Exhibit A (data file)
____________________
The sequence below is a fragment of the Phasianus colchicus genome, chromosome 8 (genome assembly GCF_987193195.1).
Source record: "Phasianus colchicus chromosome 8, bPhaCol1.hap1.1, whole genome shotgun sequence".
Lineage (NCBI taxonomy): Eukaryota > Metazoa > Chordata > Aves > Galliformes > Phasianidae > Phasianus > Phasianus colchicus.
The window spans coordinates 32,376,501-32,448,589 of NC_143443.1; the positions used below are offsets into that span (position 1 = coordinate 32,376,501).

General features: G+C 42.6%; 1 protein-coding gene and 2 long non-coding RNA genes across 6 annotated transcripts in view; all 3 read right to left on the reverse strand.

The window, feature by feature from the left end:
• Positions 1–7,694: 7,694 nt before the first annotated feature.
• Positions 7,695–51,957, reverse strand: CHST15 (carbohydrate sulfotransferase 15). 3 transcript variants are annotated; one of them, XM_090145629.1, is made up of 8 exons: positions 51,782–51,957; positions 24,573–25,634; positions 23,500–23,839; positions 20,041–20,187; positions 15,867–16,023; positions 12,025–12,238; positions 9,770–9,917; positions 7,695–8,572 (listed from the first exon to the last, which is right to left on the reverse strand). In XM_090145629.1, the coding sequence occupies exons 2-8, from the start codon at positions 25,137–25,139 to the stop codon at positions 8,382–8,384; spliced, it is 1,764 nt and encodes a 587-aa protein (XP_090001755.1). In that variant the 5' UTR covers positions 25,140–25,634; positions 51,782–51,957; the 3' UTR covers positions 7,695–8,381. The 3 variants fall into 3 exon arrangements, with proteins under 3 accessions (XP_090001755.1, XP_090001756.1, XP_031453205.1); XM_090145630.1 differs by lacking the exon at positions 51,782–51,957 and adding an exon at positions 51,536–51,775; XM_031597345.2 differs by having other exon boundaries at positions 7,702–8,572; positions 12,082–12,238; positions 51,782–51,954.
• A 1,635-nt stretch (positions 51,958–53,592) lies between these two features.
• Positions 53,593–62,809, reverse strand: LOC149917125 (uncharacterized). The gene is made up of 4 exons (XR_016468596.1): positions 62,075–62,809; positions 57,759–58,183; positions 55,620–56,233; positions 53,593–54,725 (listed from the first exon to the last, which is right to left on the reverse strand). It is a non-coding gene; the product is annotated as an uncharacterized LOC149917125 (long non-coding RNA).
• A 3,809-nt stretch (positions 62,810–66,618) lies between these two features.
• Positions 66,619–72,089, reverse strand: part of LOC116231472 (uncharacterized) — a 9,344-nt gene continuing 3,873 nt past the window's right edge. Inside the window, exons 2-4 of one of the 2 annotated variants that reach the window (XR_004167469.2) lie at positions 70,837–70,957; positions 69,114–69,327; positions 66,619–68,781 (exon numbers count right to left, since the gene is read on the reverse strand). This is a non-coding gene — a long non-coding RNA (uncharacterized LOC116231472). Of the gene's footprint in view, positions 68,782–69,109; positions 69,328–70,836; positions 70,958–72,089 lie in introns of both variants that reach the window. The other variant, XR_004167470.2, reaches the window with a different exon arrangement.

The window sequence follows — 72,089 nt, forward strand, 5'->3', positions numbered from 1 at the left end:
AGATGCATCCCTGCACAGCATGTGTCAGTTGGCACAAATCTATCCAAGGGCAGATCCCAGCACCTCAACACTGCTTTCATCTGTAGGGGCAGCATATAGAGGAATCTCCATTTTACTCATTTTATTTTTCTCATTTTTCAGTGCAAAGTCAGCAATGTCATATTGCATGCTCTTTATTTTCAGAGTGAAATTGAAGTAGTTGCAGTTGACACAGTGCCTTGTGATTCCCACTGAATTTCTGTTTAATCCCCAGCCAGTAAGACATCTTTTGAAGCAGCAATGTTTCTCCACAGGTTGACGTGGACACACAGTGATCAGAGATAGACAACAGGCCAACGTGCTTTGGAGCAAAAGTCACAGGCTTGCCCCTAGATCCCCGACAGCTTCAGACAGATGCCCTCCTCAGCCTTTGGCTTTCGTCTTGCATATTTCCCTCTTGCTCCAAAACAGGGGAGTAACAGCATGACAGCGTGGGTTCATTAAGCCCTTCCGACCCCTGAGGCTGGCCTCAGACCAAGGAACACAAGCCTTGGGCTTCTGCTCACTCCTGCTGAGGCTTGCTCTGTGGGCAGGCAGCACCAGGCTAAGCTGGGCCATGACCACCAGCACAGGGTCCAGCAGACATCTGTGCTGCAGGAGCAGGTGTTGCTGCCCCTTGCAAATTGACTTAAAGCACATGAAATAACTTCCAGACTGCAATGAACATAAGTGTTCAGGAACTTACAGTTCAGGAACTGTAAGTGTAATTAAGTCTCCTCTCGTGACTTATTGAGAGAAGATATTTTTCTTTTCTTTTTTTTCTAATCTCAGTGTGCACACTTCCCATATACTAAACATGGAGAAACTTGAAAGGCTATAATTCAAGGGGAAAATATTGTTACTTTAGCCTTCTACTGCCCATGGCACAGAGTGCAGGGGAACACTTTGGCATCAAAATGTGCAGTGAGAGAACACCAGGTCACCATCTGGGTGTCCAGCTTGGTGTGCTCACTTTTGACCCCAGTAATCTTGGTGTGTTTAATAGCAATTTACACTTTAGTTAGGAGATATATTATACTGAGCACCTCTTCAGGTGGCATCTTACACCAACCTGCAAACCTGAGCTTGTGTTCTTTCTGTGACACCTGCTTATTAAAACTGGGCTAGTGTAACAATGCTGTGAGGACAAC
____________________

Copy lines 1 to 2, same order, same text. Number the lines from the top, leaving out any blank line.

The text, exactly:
The sequence below is a fragment of the Phasianus colchicus genome, chromosome 8 (genome assembly GCF_987193195.1).
Source record: "Phasianus colchicus chromosome 8, bPhaCol1.hap1.1, whole genome shotgun sequence".